05 September 2018 People

The man with UV on his CV

IST has been part of the UV story since the beginning and Chris Schofield has been part of IST for most of that time. He looks back on that experience.

UV curing in the printing industry dates back almost 40 years, at first with varnishes and then with inks for printing on carton board. The inks were cured immediately so did not permeate into the fibres of the board, enabling a dull material to carry a decent image as many records buyers of the 1970s can attest to. The same benefits were carried into food boxes, making these stand out, at least compared to their US counterparts where UV was not as widely used at that time.

Those early UV systems generated heat, a lot of it. The photoinitiators used could cause dermatological problems. The inks might cause damage if finding their way beyond the seals of press into more sensitive areas; rollers would glaze and powerful solvents were needed for cleaning.

The lamps needed to warm up to be effective and were always on. Any polymer bushes in the delivery would melt, so needed to be replaced by brass equivalents. Shuttering the lamps helped, as did water cooling, better reflectors and gradually UV was tamed into the safe process it is today. Some of the early names have disappeared. Baldwin revived the Spectral name last year, though not Wallace Knight.

Through this IST has mapped and led the changes, working closely with Heidelberg and other OEMs as well as supplying and servicing customers directly. Chris Schofield joined the UK arm of the German company 25 years ago as an engineer, installing and looking after the company’s installations. “The bulk of our business back then was on web offset forms presses, typically with ten or 12 lamp cassettes, although we did have quite a lot of sheet fed carton presses running in UV at the time.

“The forms presses were always relatively straight forward installations. However, sheetfed installs were carried out very differently to how it happens now. Whatever the press manufacturer, a UV supplier wasn’t allowed anywhere near until the press was just about built, and ready to run sheets.

“We would then arrive to cut holes through frame sides, to install the end of press UV, or through the footboards, to get the extraction in.”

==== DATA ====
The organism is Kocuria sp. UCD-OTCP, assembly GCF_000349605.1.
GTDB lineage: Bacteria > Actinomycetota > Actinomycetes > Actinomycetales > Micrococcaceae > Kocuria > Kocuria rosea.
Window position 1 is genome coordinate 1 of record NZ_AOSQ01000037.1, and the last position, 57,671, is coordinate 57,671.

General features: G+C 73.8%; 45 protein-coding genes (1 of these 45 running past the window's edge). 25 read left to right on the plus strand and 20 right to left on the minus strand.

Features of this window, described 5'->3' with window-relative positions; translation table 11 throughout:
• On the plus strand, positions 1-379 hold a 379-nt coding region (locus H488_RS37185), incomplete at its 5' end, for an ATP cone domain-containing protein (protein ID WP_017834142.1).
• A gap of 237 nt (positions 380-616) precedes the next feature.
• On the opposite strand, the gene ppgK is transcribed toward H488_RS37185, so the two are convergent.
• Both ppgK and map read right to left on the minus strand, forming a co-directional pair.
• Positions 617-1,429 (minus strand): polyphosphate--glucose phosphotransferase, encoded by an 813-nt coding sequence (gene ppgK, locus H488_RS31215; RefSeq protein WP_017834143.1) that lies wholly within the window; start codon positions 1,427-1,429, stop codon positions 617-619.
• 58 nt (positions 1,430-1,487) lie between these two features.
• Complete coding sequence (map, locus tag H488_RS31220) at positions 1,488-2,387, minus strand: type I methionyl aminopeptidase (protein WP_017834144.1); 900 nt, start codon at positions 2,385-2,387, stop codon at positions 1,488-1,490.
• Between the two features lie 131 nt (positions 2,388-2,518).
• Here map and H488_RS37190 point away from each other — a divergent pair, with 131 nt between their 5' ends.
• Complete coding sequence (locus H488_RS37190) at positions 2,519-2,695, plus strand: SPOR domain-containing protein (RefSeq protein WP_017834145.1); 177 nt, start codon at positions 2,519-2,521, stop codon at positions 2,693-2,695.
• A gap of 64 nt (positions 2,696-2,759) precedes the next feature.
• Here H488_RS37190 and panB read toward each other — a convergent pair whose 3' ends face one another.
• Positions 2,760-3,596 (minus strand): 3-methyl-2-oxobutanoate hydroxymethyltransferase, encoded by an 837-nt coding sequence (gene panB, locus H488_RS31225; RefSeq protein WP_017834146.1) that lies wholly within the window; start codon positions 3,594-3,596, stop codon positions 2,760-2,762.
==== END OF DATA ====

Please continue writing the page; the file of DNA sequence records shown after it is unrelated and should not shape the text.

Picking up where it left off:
Most presses today will come with the holes already cut in the frames ready to accommodate additional dryers, either of their own design or from a third party supplier. This has happened gradually as press manufacturers began to recognise that UV was not going to damage their presses, not was it going to fade away.

With the extension of UV printing into commercial printing, press manufacturers have been prepared and have worked with the lamp suppliers to achieve the best results. IST as a German supplier has a close relationship with Heidelberg for example.

In the early days relatively low lamp power was not a handicap as press speeds were low. But as these increased the sheet needed the power to be delivered more quickly and multiple lamp units followed. Lamps went from 80-100w/cm2 to 200-240W/cm2 with two or three lamps in the delivery not uncommon. Lamps could be designed to fit between print units to drive a white or coating before applying other inks. In packaging presses, there might be a number of such interdecks on a press, not all used concurrently.

Schofield moved into sales at the point that deflector design was able to aim the UV component of the energy generated at the substrate while absorbing and carrying away any heat generating IR energy. These were the so called ‘cold cure’ systems designed for films, foils and other heat sensitive materials. These allowed UV to extend into label printing with letterpress and flexo and more recently inkjet.

More recently still UV has broken free of the restraints it has in packaging to become a process for commercial printing. With turnaround times becoming shorter, the ability to print, process and invoice that UV curing allows, has been a boon. This comes from either a single doped conventional lamp or an LED array. There is no ozone generated, so no extraction equipment necessary; the inks respond only to a narrow wavelength so can be left on press overnight and energy consumption is 10Kw/hr compared to 80Kw/hr on an IR/hot IR system.

Label printers are now also being offered LED curing, so too flexible packaging converters, though low migration inks are not in general supply for carton producers. It has amounted to a rebirth for UV.

“Almost every project now involves the discussion of which system a printer should go for, and both have their pros and cons. Generally lower investment costs for the LE system (Low Energy UV lamp), and lower ink costs (compared to LED) suits many budgets. However, lower energy use and longer diode life can also push printers down the LED route,” he says.

“To combat the difficulty of deciding which system to invest in, at IST we have our ‘HotSwap’ technology, which allows a printer to invest in an LE system now, and easily swap to LED in the future.”

It is an approach that others are also taking. If the costs are too high currently, many, including IST, are sure that LED represents the future for UV printing and that it has a strong future across a broader spectrum of the entire print market.

Gareth Ward

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Chris Schofield joined IST 25 years ago as an engineer, installing and looking after the company’s installations. After a well-timed move into sales, today he is optimistic for the opportunities that UV creates.

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